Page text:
I have not attended Festival Poetry Calabar but with the updates and all we see, the LOC is doing so well. All I can say is, they should keep on working as a team. Event planning is one huge load, but sharing with other people makes it bearable.

  1. No doubt, you are one committed to giving back to society via impacting in children. How do you manage your daily routine vis a vis home chores?

Not so easy but thankfully, I have a very supportive hubby. I am so blessed! While I try to strike a balance, there are times I have to beg off some chores to meet up with rehearsals, events and other engagements. At such times, I fall back on my support system, there is always this shoulder I can lean on. Then, it all seems so smooth but much more has gone into getting results.

  1. As a Poet with academic background in Theatre, can you take us through how both correlate?

As a performance poet, I see theatrical elements in poetry, both are shades of arts. Moreover, the global village is beginning to see the aesthetics of this combination. Even in spoken word where you are not allowed the luxury of props and other theatrical materials, body language and gestures are filling up creatively. Poetry could be seen as the content, and theater the container, holding up the modern expressions of captivating lines and stanzas. We do not forget that each has a standard structure and rules. Still, art is an outlet that allows us to flow beautifully.

  1. Poetry appreciation is fast gaining grounds in our country. What in your opinion is the place of poetry as a genre of literature in Nigeria? What future? What opportunities for Poets?

The future of poetry is radiant! In fact, corporate organisations, and others are beginning to feature poetry in their main events. In recent times, more banks are getting Nigerian poets to create adverts for them, N.T.A. repeatedly plays Dike Chukumerije’s performance every day, to mention a few. Poets are getting into the limelight, poetry is no longer for old people, boring sadists, or broken professors. There is a beautiful twist to modern poetry.

It is good to know that there are unlimited opportunities for poets and all literary minds in Nigeria.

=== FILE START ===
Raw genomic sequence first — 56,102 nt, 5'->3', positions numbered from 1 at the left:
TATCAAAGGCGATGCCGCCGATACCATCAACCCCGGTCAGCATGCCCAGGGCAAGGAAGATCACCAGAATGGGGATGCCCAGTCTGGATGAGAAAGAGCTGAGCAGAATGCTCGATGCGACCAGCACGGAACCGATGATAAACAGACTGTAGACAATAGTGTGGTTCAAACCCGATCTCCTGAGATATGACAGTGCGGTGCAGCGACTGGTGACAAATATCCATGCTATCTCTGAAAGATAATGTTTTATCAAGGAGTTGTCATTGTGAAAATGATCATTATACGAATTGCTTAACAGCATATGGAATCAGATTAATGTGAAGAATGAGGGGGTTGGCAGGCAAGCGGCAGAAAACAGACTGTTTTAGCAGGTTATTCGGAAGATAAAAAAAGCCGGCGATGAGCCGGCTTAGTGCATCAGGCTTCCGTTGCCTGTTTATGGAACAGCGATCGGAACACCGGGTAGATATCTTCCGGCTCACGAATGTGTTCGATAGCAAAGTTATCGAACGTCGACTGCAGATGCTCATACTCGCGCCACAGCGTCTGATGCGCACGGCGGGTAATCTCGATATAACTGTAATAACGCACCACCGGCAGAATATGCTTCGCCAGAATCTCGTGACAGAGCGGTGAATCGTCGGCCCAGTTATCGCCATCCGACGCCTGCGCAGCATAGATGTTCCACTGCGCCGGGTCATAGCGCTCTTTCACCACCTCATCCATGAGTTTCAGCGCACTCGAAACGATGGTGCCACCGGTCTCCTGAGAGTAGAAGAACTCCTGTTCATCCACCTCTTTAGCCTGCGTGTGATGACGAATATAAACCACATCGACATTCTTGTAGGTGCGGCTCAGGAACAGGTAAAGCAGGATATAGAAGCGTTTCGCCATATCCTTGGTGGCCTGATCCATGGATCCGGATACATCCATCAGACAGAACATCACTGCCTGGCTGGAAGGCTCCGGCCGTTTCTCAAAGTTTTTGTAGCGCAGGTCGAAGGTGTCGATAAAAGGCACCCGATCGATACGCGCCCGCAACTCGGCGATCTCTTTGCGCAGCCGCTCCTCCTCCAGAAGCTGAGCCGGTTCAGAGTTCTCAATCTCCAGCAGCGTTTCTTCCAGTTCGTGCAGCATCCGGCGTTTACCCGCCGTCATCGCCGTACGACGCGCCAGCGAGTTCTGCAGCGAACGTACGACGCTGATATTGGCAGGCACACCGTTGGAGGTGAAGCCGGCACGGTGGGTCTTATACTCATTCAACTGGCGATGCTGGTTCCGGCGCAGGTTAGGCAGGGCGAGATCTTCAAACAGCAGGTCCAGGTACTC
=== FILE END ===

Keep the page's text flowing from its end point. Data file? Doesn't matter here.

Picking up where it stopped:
1. As a literary organisation, do you think PIN is living up to her aims and objectives?

A resounding YES!

  1. PIN prides herself as a vanguard of Poetry Renaissance in our country. What can you say about this? 

It is for this reason that Poets in Nigeria has a whole lot of initiatives, all carved to suit different needs of poets considering their strength and chosen medium. PIN is all out to get the best of impact through poetry, spreading the nets of participation via creative signatures in Tongues of Poetry, Gallery of Poems, Photo Poetry, Food Poetry, Poetourism, PIN Chapbook, Spoken Call, just to mention a few. It gets better and bigger every time.

  1. How long have you been in PIN? What is poetry to you? What message do you have for poets generally? 

I have been a member of PIN, for over three years.

Personally, I see poetry as the poet’s voice in lines and stanzas spread on page, or projected on stage, laced with emotional and environmental spices!

To poets, think for a moment! Then you will appreciate the best of gifts in your possession, you have got the rare power of imagination, use it right, make a print on life.

  1. All about PIN can’t be exhausted in a Talk session. Let me attempt a conclusion by requesting that you please, round off this interview your own way. Say something, please.

Glad to be here. The best we can give is our inspiring strength passed on to the generations next. I am so privileged to have discovered my passion, in turn, I pay dues through creative signatures…

  1. Read/recite a poem of yours. Or present an except of any.

Pangs!

The much we got, in thoughts,

claims for lots, self priding slot,

from the era of Eden!

 

The much we boot,

Against our cool garden,

To real hurts, In our aging den!

So, we feign the reign,

“Dont panic”,

Even in our pangs.

Who fools who?